The description of The Shadow of the Wind reminds me of Foucault’s Pendulum, another literary-themed thriller in which the protagonists find that the events in a conspiracy-theory manuscript they acquire are coming true. When ten-year-old Daniel acquires a book, also called The Shadow of the Wind, he attracts the attention of all manner of mysterious people who want the book—or its author—including a disfigured man going by the name Lain Coubert, the name used in Daniel’s book by the Devil. As Daniel grows into adulthood, he continues to search for more information about the book’s author, Julián Carax. With each step, he becomes drawn a little further in to a decades-old tragic love story worthy of an opera house.
I’m a sucker for books about books, stories about stories. It’s not just the meta-fictional component that gets me, though I do love that. It’s the comfortable celebration of a shared tradition, a reminder that authors too are readers and understand that singular feeling of holding, caressing, opening, a book, of turning its pages and consuming it word for word before reverently replacing it on the shelf to await its next celebrant. Much like Umberto Eco, Carlos Ruiz Zafón gets it, and in nearly as elevated and sublime language.
Daniel finds The Shadow of the Wind in the Cemetery of Forgotten Books. This is a secret library in Barcelona, which preserves books that might otherwise be lost through the ages. Members choose one book that speaks to them, take it from the library, and swear to safeguard it for life. The Cemetery itself does not play a large role in the plot of the story, but it’s the idea that is so potent.
I can remember being a ten-year-old in a library. My public library was fairly well-lit, but the stacks still seemed to loom over me in a foreboding manner. I can remember the intoxicating feeling of rushing through row after row, hunting for that perfect summer read. Libraries are a manifestation of that celebration of reading. I love books in all forms, be they storebought or borrowed, given or received, paper or digital—but there is something almost sacred about the institution of the library. They are a reminder that reading is a shared experience: “in the shop we buy and sell them, but in truth books have no owner”. And though it does not feature heavily in the rest of the story, the Cemetery of Forgotten Books captures this sentiment. Daniel, thanks to his bookstore-owning father, already has a love for reading, but his experience in the Cemetery transforms that into a sense of guardianship over books. And his discovery of Julián Carax provokes a deeply insatiable curiosity that will forever alter his life.
Daniel’s search for Carax forms the backbone of the plot, but it is not centre stage at first. Instead, Ruiz Zafón focuses on Daniel’s adolescence. It’s not until his hopes are dashed and he abandons his first love that he throws himself into finding out more about Carax. From there, he begins picking at the various threads that have a way of surfacing. Alas, much like a ball of yarn, the more he picks at it, the faster it unravels. Soon there are players coming out of the woodwork, and Daniel and his ally Fermin find themselves stranded amidst enemies who all want one thing: Carax.
As the story continues, we become just as obsessed as Daniel in finding out the truth about Carax. Is he alive or dead? In Paris or Barcelona? What happened to Penelope, his own doomed love interest? Ruiz Zafón continually comes up with clever new ways to reveal this backstory, introducing new characters who play a part or hitherto undiscovered documents that provide crucial testimony. Also, some of these characters have ulterior motives that make them less-than-reliable, meaning that Daniel (and the reader) are exposed to multiple versions of a story, none of which might be true. Daniel and Fermin are half-detectives, half-historians as they try to piece together the truth.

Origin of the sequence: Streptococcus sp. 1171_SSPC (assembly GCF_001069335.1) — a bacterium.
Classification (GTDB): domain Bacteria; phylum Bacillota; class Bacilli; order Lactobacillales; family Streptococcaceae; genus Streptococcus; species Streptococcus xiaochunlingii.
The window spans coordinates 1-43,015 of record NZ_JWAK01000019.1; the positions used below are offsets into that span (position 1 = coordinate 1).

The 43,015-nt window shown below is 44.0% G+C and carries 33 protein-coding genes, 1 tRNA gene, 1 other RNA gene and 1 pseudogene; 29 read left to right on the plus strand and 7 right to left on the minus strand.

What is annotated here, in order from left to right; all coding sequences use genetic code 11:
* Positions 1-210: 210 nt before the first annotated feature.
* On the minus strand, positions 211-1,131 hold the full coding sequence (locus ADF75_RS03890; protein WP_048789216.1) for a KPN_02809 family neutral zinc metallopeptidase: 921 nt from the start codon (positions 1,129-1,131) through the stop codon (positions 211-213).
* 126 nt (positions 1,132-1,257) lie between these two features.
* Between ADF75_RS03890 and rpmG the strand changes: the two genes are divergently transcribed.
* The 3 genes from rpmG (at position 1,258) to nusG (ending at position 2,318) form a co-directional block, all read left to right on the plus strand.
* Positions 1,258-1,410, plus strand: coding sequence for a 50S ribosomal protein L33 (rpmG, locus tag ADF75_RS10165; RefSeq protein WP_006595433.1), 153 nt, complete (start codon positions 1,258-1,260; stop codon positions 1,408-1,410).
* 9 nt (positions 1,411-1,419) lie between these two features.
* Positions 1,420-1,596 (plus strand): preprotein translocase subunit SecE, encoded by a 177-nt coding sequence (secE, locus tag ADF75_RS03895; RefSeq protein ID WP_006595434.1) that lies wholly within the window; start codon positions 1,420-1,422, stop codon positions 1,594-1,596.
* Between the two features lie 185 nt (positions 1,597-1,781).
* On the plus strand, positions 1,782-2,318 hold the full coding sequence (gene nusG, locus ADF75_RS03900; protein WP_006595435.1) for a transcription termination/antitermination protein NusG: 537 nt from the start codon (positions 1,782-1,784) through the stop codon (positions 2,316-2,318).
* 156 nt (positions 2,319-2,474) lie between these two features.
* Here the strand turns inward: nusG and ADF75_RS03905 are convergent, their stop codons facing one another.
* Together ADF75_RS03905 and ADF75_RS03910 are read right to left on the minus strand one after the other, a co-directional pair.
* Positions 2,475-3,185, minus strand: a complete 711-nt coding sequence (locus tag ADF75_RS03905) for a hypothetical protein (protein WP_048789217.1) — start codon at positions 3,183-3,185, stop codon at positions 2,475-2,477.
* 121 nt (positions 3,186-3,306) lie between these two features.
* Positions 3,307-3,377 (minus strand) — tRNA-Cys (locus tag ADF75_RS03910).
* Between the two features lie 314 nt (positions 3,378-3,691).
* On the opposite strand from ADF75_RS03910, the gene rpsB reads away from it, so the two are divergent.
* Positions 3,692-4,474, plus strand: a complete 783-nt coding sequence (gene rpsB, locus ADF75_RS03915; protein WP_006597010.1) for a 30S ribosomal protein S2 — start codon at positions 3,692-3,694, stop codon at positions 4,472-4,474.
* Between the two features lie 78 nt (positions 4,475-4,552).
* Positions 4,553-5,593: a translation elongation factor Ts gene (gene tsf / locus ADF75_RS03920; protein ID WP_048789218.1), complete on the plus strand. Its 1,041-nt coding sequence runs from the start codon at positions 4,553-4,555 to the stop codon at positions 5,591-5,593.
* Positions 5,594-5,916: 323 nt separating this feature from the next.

There is no magic in this book, yet I cannot shake the feeling I get only when reading magical realism. (It’s almost an itch created by the juxtaposition of so much realistic storytelling with minor assaults on the suspension of disbelief.) The Shadow of the Wind is not fantasy, but it feels magical. It has that whiff of the mythical to it—there isn’t enough ill will in this book for it to work as anything other than fiction. Even the villain, as twisted and sadistic and threatening as he might be, is a melodramatic caricature. The resolution is one of heroism and daring and self-sacrifice. And there is a happy ending, despite all the sinister malevolence that looms over these pages, for that is only appropriate in a book that celebrates the triumph of love and passion over pettiness and revenge.
I don’t consider this a very long novel, but it seems to be longer than it is. It has a meandering, fractal-like structure that will not appeal to some people. Reading The Shadow of the Wind demands both patience and an abundance of stillness; though there is plenty of action and suspense in this story, you have to be willing to immerse yourself in the moment and the richness of Ruiz Zafón’s prose. (As always, I have to praise the translator, Lucia Graves, for deftly rendering that richness in a language I comprehend.) He switches effortlessly between lengthy but captivating descriptions of the Barcelona streets and quick, witty dialogue between his characters. Despite being self-indulgent at times, he never strays to the point of including extraneous exposition: The Shadow of the Wind is one of the most tightly-written meandering books I’ve ever read.
I love books like that. I love books that you can wander around inside, that you can get lost inside, just like a library. The Shadow of the Wind encourages you to experience, to sit and stay for a while, as it dazzles and delights with each chapter.